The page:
Soup with chicken, noodles, and various other ingredients I can’t remember. Since this is a one-man operation, the plates are styrofoam and the utensils plastic. Everyone eats family-style from big bowls served at communal tables.


Then we had haluska, a simple dish of noodles and cabbage which the Post-Gazette describes this way:

. . haluska, a dish of cabbage and egg noodles, was perfect in its simplicity. The noodles were dense and chewy, more satisfying than this ephemeral starch usually proves to be, perhaps owing to the richness of browned butter. The cabbage had been cooked long enough to lose a touch of its bitterness, but not so long that it looses its pleasant crispness or flavor. This dish, so simple to describe, was immeasurably satisfying and memorable.

It was delicious and, as the British say, “moreish.” Again, I had to resist multiple helpings. It went perfectly with the beer.


Next course. I believe this was a pork gulyas (goulash), served with little fried breads, sour cream, and a big loaf of homemade braided sesame bread, which came on coming. It was terrific. You can imagine that by this point we were getting full!


The table: there were six of us: me, Hempenstein, a photographer (left), two bodybuilders (a couple) in town for a bodybuilding competition, who were chowing down after their posing, and a Famous Person at the head of the table.


The last main course, which I believe was chicken paprikas with noodles and a delicious cucumber-and-onion salad. Note the heavy lashings of sour cream.  This was about all my stomach had room for, even though Alex offered us seconds of everything (and gave us the leftovers to take home):


Dessert: a melange of prune- and apricot-stuffed pastries, juicy grapes, and chocolate chips. This is Alex, and kind and genial fellow who joined us after dinner to tell us about his history and that of the restaurant, which has been opened for 25 years or so.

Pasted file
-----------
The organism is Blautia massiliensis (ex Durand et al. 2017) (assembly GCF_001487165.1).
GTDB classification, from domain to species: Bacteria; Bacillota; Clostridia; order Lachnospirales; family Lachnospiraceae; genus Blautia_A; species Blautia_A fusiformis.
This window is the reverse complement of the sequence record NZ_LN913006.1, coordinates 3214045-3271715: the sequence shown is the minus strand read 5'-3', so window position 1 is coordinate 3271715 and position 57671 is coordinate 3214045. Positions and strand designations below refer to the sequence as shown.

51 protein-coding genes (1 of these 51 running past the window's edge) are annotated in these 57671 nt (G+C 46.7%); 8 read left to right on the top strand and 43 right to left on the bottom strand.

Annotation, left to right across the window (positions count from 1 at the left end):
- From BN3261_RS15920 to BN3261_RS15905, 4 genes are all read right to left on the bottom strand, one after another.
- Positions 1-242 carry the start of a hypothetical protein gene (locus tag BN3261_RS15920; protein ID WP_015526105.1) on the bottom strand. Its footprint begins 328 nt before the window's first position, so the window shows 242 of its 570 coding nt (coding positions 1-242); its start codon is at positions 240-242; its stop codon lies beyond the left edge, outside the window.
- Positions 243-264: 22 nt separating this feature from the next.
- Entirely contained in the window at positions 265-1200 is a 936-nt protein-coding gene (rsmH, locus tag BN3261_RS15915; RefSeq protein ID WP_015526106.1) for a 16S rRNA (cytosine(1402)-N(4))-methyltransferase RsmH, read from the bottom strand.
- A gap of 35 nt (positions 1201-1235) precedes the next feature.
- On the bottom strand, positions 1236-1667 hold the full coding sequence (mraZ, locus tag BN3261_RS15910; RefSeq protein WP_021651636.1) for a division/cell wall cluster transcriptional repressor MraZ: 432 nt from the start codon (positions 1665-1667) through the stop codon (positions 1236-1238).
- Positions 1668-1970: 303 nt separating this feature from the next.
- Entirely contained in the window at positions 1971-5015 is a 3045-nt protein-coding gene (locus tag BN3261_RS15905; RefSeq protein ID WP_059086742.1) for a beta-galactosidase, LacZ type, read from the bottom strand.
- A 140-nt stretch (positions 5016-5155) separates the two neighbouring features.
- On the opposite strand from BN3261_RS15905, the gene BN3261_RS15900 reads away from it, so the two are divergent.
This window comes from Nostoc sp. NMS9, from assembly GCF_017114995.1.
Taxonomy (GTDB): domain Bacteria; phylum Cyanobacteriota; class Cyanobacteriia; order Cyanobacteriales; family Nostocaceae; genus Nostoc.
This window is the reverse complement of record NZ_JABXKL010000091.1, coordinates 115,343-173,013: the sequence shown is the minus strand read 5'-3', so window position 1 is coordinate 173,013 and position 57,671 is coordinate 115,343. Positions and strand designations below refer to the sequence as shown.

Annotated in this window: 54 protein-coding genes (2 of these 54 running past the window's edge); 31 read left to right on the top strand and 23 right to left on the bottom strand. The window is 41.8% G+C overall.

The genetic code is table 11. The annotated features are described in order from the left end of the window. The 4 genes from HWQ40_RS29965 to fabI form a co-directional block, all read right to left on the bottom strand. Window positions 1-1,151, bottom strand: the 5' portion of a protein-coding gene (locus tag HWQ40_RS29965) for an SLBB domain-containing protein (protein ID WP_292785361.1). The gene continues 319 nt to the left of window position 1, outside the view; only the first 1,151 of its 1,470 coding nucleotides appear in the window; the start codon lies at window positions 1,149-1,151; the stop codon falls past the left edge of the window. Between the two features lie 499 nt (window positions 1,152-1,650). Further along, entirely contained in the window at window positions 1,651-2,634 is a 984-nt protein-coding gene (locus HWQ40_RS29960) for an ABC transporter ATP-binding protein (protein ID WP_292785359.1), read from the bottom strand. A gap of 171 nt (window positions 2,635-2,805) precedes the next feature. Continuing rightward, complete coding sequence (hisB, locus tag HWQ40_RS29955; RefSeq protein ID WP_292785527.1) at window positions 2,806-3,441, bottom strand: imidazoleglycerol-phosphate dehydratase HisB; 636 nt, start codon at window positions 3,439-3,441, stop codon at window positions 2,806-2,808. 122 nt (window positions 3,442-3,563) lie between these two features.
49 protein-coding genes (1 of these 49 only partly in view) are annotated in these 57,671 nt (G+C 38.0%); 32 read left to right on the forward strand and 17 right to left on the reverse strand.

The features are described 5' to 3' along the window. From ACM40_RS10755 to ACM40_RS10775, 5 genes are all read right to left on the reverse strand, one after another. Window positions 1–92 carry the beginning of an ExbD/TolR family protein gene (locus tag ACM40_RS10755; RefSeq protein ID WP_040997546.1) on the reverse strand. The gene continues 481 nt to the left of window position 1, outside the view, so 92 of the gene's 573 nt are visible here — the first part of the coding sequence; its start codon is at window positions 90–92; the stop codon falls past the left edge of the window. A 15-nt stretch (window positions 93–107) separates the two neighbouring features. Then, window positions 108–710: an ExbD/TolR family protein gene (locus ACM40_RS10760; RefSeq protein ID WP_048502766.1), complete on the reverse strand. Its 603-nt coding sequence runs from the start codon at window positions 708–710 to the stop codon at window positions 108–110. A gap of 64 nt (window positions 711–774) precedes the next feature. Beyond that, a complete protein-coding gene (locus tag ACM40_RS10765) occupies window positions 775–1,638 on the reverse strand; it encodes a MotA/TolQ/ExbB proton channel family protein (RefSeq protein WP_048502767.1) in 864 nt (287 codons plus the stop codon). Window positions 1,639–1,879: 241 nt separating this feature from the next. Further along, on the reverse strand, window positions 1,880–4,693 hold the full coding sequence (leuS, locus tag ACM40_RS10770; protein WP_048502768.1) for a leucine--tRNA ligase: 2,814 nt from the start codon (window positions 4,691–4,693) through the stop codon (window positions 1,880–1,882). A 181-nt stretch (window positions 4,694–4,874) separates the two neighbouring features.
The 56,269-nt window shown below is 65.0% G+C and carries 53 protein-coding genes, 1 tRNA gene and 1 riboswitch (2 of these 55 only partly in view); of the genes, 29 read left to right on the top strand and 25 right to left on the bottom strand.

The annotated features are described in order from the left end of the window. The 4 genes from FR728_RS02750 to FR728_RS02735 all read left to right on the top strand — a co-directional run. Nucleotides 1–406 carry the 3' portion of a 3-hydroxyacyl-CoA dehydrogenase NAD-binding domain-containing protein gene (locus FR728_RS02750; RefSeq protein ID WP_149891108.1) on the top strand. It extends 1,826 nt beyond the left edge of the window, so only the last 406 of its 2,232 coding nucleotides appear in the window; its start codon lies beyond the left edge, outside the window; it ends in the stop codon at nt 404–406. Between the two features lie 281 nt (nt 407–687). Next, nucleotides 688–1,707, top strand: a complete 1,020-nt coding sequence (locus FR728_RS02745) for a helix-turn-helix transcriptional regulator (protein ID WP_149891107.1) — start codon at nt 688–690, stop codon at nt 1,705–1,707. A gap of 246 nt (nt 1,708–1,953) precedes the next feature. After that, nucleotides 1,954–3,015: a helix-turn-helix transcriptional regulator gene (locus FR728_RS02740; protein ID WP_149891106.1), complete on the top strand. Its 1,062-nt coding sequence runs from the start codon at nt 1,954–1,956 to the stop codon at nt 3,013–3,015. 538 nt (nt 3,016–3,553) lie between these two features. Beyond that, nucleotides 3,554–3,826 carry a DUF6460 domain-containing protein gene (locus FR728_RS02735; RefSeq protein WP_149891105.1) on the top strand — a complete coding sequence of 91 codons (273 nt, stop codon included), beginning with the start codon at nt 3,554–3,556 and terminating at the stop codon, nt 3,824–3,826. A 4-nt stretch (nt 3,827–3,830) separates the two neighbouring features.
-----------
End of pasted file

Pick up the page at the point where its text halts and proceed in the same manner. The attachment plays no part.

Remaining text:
Now who was that Big Macher at the head of the table? None other than the Mayor of Pittsburgh, Bill Peduto, who dines here regularly! A Democrat, he was a friendly guy, and we learned a lot about what he’s doing for the city. Afterwards he posed with us all, even making a muscle pose with the two body builders:


I couldn’t resist having my picture taken with the Mayor, although for some reason I grimaced during the shot. I showed this picture during my talk yesterday, claiming (falsely) that the Mayor had wished all of us atheists well.


If you go to Pittsburgh, you simply must go to Jozsa’s Corner for its homey atmosphere, fantastic food, low prices, and Alex’s geniality. It gets Professor Ceiling Cat’s highest recommendation.


53 thoughts on “Pittsburgh: #3

  1. Wonderful to hear there are still people doing business this way. Very much like the “ventas” we used to have in Andalusia. Now they’re mostly highly decorated and expensive tourist traps. You have to drive far into the countryside to get anything resembling this sort of thing.

    1. I liked her arms. If I wasn’t so lazy I’d love to be strong like that just to pick up heavy stuff and have people go – whoa, that short girl picked up that heavy stuff! 😀 I put on muscle easy and end up looking really stocky – at least I used to before I got older and lazier and tireder.

        1. It’s almost impossible for men or women to get that kind of physique without steroid injections or other sorts of biochemical hanky-panky. Here’s an example of what very, very strong women will look like when they exercise but don’t use performance enhancers:


          Damned few people have the strength to do a full pistol squat as she’s doing, and fewer still to hold one with perfect form long enough for a photographer to get a good shot.


          1. That’s what they look like if they are most likely ectomorphs. Mesomorphs will look bulky. It’s a total hassle and you just get sad when you try to look that way.

            1. +1
              Mesomorph here. Worked out with weights in college just to keep in shape for hiking, gained a lot of upper body strength/size in my 30s from blacksmithing, was asked several times if I was a bodybuilder..and still looked like a fat teenage boy. Hence my preference for long calico dresses.
              It’s great to be strong, but I think the emphasis should be more on health and productive work, rather than on appearance and competition fitness.

              1. Yeah I did ballet throughout childhood and into early teens. That is the kind of excerise that is supposed to make you long and lean but I had large legs, at least to my mind and compared to all the other girls.